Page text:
The first sequencing of a marine Lyngbya species presented here clearly accentuates the need for genomic study of additional Lyngbya strains. Recent phylogenetic assessment has revealed a significant degree of ambiguity in Lyngbya taxonomy (16). At least three separate lineages have been described from different environments. Specific natural products isolated from Lyngbya may be a more effective means of delineating these cyanobacterial strains, as has been proposed for marine actinomycetes (39). Additional genome sequencing of other Lyngbya collections will be required to better understand how the traits described here compare between species, strains, and across geographic locations.

Materials and Methods

L. majuscula 3L was originally collected in 1993 near CARMABI Research Station in Curaçao, Netherlands Antilles, and live cultures have since been maintained (17) in SW BG-11 media (40). See SI Materials and Methods for details of fosmid library construction, single cell isolation, sequencing methods, genome assembly, binning techniques, and all other experiments. This whole genome shotgun project has been deposited at DDBJ/EMBL/GenBank under accession no. AEPQ00000000. The version described in this paper is the first version, AEPQ01000000.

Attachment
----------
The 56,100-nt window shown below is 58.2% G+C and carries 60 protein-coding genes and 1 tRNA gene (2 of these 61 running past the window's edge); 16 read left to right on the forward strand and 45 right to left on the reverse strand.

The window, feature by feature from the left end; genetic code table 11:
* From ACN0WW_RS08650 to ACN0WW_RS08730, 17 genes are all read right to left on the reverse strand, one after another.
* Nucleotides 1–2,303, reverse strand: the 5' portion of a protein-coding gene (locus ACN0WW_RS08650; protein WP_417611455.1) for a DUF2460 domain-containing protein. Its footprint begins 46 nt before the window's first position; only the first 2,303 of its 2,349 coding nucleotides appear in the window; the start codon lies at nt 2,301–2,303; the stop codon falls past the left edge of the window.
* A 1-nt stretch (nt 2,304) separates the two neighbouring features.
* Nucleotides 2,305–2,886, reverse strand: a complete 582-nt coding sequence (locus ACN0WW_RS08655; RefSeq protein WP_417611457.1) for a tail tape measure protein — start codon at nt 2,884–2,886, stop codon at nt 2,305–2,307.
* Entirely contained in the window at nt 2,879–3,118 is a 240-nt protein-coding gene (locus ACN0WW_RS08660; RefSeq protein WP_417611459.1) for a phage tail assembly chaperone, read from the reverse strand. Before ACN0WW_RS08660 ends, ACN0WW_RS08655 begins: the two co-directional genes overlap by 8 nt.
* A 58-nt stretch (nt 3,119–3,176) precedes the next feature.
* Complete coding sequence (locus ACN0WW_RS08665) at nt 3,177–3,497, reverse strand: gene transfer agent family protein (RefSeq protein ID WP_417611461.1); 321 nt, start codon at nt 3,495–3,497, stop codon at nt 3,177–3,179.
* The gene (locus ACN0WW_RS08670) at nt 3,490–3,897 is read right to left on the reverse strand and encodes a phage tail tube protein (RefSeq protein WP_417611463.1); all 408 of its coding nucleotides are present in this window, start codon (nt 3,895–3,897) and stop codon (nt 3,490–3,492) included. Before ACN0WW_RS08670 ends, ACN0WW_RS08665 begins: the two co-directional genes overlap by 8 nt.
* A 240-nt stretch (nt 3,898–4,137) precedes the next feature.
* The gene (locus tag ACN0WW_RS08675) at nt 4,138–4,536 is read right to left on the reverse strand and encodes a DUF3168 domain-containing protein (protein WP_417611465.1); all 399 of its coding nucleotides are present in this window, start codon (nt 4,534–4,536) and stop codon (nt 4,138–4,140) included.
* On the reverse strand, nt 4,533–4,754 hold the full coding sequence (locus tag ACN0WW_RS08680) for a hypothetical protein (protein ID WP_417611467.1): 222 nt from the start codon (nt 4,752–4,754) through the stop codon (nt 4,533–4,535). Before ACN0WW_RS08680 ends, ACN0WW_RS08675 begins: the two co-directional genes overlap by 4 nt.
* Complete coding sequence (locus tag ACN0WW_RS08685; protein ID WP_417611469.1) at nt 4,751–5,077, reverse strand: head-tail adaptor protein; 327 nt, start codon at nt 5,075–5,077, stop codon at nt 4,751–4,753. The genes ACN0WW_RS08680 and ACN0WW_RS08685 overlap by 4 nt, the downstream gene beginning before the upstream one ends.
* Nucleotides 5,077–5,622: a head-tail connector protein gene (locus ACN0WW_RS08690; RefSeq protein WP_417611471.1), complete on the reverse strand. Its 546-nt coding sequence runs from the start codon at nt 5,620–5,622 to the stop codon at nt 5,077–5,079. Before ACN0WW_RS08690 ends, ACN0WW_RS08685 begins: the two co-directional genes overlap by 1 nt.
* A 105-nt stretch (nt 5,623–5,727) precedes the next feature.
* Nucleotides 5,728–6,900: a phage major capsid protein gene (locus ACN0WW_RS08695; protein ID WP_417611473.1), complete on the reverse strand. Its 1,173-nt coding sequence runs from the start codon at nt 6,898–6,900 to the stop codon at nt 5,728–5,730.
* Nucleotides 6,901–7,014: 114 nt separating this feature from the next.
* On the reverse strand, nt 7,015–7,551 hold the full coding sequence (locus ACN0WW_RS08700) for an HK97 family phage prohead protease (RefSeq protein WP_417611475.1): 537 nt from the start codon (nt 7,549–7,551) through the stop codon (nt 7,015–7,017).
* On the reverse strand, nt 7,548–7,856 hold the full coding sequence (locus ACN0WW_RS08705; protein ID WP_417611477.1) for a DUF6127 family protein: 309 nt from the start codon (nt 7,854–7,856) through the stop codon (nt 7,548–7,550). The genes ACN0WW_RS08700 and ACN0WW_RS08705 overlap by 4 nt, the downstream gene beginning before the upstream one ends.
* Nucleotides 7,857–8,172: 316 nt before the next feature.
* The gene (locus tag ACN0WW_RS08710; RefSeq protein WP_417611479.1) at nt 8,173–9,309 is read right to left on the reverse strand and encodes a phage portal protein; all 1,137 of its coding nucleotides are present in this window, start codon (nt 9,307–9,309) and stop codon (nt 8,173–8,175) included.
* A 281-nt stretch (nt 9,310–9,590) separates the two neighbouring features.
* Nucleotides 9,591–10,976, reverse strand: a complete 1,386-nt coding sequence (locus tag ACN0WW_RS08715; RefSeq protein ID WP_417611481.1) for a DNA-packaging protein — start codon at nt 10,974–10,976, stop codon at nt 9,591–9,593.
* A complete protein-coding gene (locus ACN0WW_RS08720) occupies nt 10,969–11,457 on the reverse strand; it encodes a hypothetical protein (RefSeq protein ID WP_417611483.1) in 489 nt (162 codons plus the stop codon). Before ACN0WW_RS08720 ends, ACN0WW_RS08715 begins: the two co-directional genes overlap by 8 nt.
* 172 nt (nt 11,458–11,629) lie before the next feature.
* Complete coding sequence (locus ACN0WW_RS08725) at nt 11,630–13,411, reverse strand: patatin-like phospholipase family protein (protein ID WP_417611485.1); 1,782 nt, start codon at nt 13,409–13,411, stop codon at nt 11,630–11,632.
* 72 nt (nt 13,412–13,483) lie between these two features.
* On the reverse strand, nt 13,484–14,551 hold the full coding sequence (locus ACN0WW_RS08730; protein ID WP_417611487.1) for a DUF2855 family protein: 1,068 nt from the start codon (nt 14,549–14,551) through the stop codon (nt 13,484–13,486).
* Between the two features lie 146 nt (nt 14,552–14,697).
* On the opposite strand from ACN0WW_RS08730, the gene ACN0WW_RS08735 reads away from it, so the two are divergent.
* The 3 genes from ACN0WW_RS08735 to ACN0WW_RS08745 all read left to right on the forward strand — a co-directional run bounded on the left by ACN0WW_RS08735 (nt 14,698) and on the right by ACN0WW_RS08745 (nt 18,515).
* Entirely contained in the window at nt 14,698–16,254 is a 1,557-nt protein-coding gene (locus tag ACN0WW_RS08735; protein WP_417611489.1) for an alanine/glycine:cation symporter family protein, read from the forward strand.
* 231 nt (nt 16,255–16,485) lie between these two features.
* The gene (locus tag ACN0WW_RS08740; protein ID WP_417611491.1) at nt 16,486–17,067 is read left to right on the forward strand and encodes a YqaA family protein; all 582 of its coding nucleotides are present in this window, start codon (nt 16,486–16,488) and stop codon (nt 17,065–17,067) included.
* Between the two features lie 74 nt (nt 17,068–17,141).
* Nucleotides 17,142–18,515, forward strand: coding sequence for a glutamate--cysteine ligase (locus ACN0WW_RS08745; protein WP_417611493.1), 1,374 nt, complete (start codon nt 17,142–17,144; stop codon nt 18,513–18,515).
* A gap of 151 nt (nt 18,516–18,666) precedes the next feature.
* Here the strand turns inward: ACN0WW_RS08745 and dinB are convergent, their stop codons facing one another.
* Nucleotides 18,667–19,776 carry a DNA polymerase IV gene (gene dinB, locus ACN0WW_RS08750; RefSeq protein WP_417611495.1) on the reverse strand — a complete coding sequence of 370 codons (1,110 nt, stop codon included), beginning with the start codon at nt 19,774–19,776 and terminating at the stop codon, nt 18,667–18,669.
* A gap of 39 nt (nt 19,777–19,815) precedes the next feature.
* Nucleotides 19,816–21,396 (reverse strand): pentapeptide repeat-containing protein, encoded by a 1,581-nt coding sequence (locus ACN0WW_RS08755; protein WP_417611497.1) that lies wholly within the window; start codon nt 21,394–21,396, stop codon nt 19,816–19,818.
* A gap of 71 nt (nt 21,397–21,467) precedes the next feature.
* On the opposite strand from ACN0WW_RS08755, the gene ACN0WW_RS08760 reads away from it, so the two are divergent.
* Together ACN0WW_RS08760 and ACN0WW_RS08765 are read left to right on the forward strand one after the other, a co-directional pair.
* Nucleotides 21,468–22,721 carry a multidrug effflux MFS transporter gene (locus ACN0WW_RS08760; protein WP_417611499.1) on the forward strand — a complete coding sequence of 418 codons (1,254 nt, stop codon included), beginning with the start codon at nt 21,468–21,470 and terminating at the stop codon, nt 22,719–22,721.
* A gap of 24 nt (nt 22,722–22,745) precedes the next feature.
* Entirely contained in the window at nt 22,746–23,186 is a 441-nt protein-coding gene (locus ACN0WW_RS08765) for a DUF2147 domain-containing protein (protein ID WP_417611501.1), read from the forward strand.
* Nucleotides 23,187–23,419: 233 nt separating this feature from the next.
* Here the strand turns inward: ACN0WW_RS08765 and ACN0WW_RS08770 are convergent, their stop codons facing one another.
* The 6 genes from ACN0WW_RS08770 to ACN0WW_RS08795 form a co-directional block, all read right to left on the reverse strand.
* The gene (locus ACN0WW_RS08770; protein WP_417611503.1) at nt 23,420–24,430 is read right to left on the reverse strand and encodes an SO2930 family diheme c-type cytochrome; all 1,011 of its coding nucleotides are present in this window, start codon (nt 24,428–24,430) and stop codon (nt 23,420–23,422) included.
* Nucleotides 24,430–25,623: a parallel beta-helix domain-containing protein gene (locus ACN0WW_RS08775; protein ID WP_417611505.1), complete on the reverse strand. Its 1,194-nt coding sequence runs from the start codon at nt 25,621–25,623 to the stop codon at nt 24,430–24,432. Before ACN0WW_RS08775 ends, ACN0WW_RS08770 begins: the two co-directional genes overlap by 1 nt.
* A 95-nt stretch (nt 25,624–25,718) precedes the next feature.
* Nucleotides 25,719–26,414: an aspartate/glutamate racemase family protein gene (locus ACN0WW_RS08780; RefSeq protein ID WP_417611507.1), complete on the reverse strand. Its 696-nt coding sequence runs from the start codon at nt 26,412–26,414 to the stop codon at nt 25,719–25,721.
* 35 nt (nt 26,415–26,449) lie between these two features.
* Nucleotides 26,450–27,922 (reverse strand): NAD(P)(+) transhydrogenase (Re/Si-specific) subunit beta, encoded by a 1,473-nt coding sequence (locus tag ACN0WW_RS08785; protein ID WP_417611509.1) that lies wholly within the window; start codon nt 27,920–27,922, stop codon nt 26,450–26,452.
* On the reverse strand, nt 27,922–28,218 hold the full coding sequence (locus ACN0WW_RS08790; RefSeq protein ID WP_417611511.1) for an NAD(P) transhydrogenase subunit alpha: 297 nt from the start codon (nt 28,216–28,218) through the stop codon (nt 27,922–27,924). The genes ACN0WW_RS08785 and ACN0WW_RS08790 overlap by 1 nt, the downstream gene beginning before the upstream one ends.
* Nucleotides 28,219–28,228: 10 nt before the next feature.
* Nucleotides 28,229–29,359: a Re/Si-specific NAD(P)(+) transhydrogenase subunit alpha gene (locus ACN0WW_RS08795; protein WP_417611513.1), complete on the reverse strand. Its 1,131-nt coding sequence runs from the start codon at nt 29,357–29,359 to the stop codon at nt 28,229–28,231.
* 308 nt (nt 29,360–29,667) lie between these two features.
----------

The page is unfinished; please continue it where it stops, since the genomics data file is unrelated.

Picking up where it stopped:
Supplementary Material

Supporting Information:


We thank Dr. Hyukjae Choi for assistance with LC/MS analyses and Roland Kersten for assistance with FT/MS. This work was supported by the Network of Excellence in Marine Genomics Europe, National Institutes of Health (NIH) Grants CA108874 (to W.H.G. and L.G.) and R21HG005107-02 (to E.E.A.) and California Sea Grant R/NMP-103EPD. E.A.M. is an Institutional Research and Academic Career Development Award (IRACDA) Postdoctoral Fellow supported by NIH Grant GM06852.


The authors declare no conflict of interest.

This article is a PNAS Direct Submission.

Data deposition: The entire genome shotgun project reported in this paper has been deposited in the DDBJ/EMBL/GenBank database (accession no. AEPQ00000000).

This article contains supporting information online at www.pnas.org/lookup/suppl/doi:10.1073/pnas.1101137108/-/DCSupplemental.